The Fusion of Fashion and Architecture

The phenomenon of the fashion show has come a long way since it first was introduced as a tool for buyers to see the clothes on living mannequins. The shows then were low-key and intimate, the public a small crowd sitting close to the runway, far removed from the giant and global shows we see today. With the evolution of media and ever faster rhythms of our society, the importance of fashion shows has grown dramatically. The runway shows are no longer just tools for showing the latest collections, but have instead become a platform for designers to build broader concepts completing the theme of their collections, experiment with ideas as well as establish their brand through visual representation of a specific kind of lifestyle‪,‬ rather than relying just on plain clothes‪.‬

Kenzo and Prada are two examples of brands who used that tool with the aim of merge fashion, architecture and design‪,‬ in a union of creative disciplines and contemporary ways of life. Fashion has for a long period of time been seeking legitimacy through different art collaborations, with the purpose of being categorised as an art form and taken more seriously. However, fashion has also taken inspiration from architecture, a world of references which has grown more important especially since the set designs become a crucial part of the show. Prada has for example teamed up with highly established architect Rem Koolhas to create its set design, which had a clear architectural approach. Kenzo‪’‬s latest collection had its set design built around an architectural and design perspective and kicked off their show with six holographic pillars that moved forward forming a wall, and then rotated again to create a divider in the center of the catwalk.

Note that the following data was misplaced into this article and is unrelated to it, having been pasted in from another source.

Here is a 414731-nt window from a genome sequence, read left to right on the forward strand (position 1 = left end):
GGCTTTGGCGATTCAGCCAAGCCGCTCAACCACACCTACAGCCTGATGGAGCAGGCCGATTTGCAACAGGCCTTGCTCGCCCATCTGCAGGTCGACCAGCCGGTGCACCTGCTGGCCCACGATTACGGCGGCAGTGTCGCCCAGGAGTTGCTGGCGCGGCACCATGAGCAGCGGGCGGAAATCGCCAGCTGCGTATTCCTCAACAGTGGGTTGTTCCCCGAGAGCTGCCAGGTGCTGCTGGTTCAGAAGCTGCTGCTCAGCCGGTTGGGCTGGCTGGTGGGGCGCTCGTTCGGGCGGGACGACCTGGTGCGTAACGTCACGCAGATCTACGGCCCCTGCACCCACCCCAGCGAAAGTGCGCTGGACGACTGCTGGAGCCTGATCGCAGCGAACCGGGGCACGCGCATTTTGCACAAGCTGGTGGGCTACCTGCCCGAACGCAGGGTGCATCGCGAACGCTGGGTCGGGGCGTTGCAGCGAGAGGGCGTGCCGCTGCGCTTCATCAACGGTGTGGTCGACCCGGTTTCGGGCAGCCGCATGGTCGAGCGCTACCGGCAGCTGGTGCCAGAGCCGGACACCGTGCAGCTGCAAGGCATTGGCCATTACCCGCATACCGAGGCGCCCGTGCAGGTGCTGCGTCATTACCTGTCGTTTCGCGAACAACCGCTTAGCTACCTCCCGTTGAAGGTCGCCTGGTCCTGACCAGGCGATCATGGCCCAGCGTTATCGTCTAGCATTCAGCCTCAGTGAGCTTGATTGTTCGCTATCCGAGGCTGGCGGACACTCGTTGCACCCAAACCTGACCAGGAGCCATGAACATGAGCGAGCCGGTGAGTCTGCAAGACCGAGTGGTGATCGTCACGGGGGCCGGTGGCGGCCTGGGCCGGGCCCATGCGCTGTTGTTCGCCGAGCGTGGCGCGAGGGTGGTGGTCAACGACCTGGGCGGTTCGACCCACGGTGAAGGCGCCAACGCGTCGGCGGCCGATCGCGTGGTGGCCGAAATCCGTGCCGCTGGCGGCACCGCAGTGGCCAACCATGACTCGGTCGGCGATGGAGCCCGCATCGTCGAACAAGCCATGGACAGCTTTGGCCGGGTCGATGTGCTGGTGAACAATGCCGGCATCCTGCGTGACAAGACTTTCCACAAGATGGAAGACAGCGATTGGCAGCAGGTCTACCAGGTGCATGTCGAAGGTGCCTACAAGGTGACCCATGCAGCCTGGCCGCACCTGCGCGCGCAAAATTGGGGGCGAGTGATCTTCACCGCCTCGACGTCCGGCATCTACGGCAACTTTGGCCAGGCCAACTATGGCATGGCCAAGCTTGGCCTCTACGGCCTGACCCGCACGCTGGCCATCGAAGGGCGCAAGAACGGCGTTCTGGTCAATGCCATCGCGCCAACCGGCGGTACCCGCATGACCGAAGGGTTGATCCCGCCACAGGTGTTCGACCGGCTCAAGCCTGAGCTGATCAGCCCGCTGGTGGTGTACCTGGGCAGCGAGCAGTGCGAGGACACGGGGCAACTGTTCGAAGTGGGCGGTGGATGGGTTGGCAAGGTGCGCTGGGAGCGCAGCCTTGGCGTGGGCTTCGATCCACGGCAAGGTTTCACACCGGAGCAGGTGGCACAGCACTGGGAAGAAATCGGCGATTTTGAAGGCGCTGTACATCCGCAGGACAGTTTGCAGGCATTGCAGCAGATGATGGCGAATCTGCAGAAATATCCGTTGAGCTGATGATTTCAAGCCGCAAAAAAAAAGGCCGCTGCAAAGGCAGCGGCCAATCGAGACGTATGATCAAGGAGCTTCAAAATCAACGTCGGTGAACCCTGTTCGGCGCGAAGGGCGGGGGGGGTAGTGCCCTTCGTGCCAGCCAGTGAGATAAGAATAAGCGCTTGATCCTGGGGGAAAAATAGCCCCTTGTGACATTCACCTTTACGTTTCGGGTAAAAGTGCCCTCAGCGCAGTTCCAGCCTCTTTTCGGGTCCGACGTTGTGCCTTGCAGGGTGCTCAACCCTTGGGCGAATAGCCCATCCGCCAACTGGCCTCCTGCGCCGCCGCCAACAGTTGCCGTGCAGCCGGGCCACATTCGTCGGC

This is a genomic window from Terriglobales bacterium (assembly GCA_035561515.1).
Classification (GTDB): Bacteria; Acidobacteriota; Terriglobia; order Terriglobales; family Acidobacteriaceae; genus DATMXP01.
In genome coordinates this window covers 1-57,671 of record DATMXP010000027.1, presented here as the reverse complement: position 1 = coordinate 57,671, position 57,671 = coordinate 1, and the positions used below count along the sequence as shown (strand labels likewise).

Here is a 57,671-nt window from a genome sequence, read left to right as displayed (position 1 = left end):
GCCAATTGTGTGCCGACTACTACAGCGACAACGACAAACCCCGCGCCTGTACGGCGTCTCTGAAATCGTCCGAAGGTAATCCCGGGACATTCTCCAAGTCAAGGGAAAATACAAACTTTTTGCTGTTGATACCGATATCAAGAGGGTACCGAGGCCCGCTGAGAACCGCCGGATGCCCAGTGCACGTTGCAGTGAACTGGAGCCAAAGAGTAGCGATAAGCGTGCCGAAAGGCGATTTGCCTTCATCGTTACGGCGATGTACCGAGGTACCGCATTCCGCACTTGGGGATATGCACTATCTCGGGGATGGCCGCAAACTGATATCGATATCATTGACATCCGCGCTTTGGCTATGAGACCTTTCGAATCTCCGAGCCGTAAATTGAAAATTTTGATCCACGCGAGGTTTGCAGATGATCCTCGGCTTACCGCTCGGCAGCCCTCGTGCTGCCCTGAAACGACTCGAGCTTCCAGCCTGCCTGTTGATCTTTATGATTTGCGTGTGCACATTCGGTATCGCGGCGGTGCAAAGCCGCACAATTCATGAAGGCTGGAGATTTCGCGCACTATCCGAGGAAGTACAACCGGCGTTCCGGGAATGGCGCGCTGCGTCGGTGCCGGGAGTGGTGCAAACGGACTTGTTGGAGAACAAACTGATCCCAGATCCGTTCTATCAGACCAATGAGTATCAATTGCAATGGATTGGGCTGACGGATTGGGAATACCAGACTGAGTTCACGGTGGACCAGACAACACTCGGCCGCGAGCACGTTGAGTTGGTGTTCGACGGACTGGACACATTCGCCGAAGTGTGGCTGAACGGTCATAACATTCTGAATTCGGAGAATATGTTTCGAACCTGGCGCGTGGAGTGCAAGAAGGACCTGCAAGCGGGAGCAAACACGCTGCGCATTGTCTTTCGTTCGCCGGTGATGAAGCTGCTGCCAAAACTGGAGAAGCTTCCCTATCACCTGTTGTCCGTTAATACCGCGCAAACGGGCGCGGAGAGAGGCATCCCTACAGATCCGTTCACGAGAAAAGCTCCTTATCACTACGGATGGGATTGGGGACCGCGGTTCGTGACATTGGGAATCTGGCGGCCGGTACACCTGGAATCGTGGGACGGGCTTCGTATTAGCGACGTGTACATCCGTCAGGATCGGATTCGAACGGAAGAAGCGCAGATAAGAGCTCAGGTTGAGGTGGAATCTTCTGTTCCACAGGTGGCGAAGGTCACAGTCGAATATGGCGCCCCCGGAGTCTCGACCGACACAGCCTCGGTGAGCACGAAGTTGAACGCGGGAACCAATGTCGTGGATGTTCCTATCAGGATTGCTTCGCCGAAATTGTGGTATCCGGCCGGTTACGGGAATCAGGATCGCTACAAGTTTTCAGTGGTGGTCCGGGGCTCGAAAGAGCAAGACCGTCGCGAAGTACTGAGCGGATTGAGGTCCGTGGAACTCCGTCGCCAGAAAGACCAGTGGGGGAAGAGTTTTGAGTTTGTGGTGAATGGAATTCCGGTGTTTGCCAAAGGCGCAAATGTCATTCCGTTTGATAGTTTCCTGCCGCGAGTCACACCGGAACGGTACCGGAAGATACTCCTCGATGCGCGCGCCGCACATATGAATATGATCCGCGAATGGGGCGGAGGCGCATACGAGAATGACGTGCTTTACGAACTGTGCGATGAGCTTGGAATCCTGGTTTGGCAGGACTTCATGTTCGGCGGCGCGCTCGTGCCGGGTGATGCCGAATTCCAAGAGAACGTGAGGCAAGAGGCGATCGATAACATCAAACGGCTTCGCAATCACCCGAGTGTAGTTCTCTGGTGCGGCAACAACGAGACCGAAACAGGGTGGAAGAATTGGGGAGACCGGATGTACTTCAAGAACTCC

But are there any deeper reasons for this monumental, architectural approach than just a search for legitimacy and growing spectacularisation of the fashion world? If big brands continue proposing such masterpieces, fusions of creative disciplines that famish after the spotlight is turned off, does that say more about how fashion world is changing? Are clothes in themselves not enough? And what about smaller brands that cannot by any means produce such scenographic effects? Can fashion ever return to itself and be just that, an art form of thoughtful expression through the apparently most transient means, clothes? Only future will tell.

Hanna Cronsjö